Lastly, Tunisia’s Islamists had the benefit of hindsight. They saw what had happened in Egypt in July 2013. They were afraid and paranoid, but instead of lashing out and trying to monopolize power (which would have almost certainly failed) they erred on the side of caution and restraint. They wanted to live to fight another day. So, they backed down during the confrontation with the secular opposition over the summer.
Q: Do you agree with the notion that Islamists, generally speaking, don’t believe in democracy? And that once they reach power through democratic means they will seek to dismantle it?
I understand where this fear comes from, but it’s a fear that’s purely speculative in nature. There is no recorded instance in history of “one-person, one-vote, one-time”—of Islamists coming to power through democratic elections only to abrogate the democratic process. Most Islamist movements in the Arab world, as well as South and Southeast Asia, have participated in and respected the democratic process.
As I discuss in the book, some of the most internally democratic organizations in the Middle East are Islamist parties, Jordan’s Islamic Action Front (IAF) being a notable example. Now, one might say that a scenario of “one-vote, one-time” might happen in the future. As an analyst, I can’t disprove something that has not actually happened yet. What I would say is that we have to be careful not to make definitive statements about the character of a rather diverse movement based on something that may or may not happen in the future. If anything, looking at the historical record, Islamists have a better record of respecting the democratic process than secularists or liberals do, so it seems odd that we would focus so much on the democratic commitments of one but not the other.
That said, we have to make a distinction between “liberal democracy” and “democracy.”
Mainstream Islamist groups like Ennahda or the Brotherhood may be committed to the democratic process, but that does not mean they’re liberals or are going to become liberals anytime soon. Islamists are Islamists for a reason, after all. So it’s fair to say that many Islamists would like to use the democratic process for illiberal ends, but that’s not the same thing as saying they don’t believe in democracy.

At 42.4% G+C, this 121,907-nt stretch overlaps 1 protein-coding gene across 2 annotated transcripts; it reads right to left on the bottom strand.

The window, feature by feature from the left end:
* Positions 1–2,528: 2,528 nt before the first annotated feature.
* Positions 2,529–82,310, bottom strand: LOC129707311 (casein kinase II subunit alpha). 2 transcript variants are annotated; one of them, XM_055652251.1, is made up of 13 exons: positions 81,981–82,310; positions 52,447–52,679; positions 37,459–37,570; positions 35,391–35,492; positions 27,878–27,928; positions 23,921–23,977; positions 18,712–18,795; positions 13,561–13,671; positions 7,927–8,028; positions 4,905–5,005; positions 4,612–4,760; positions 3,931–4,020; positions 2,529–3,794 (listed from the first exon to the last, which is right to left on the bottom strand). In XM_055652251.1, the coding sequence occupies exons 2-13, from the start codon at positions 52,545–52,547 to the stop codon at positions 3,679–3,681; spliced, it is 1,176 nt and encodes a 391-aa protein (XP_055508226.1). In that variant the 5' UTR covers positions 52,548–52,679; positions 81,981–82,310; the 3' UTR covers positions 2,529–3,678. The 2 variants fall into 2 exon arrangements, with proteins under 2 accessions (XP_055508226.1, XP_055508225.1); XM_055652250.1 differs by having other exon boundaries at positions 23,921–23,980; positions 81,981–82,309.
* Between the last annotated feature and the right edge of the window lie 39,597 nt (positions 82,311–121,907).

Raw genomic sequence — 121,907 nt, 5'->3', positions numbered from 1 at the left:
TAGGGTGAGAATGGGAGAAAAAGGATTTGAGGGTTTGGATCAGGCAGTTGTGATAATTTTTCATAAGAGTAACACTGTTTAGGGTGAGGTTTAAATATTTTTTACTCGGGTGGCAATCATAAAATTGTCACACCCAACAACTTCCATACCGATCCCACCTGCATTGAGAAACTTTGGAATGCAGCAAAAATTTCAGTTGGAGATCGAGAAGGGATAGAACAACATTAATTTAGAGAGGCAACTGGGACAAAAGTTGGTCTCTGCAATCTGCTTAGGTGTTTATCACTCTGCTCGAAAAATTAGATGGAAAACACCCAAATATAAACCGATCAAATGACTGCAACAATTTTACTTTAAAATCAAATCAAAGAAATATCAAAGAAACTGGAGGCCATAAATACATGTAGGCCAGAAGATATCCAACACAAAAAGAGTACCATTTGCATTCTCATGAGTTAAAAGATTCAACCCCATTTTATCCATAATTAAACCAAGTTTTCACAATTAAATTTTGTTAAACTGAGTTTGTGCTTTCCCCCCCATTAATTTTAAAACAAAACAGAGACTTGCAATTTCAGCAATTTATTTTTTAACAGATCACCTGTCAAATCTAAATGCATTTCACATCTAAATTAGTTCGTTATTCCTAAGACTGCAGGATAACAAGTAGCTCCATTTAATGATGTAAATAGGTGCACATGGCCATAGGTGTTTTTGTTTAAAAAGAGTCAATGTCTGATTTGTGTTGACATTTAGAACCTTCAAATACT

Q: You wrote that Islamists are convinced “that the US and other Western powers simply would not allow them to win.” Is that true?
It’s true that Islamists have generally believed that and held on to it as an article of faith. This draws, first and foremost, from the Algerian experience, where democratically elected Islamists were on the verge of coming to power, only to see various Western powers either tacitly or directly supporting the military coup. I think there was an opportunity with the Arab Spring to move beyond that and, to its credit, the administration of US President Barack Obama was willing to accept democratic outcomes in Egypt, even if they had concerns about the Muslim Brotherhood.
Q: What about the Islamist governments of Sudan and Iran? How are they different from the experiences of Islamists in Egypt and Tunisia?
When the Brotherhood in Egypt came to power, a lot of people raised the specter of Iranian-style theocracy. The comparisons with Iran, Sudan or Afghanistan, though, are a bit misleading. Iran’s Islamists came to power through revolution, not democratic elections. The path of reaching power is a key determinant of Islamist behavior once in power. Revolutions, by their very nature, are supposed to be radical and radicalizing, and that helps to explain the uncompromising nature of Iran’s Islamists, at least in the early years of post-revolutionary Iran.
But this is also why the Brotherhood and Ennahda had so few “models” upon which to draw. The examples of Iran, Sudan and Afghanistan weren’t quite applicable to their own experience. This also helps explain why Islamists after the Arab Spring were less prepared than they perhaps should have been. A lot of this was new terrain and, to a large extent, Islamists were learning on the fly, without a clear vision of what they actually wanted and what they hoped to accomplish in both the short and medium term.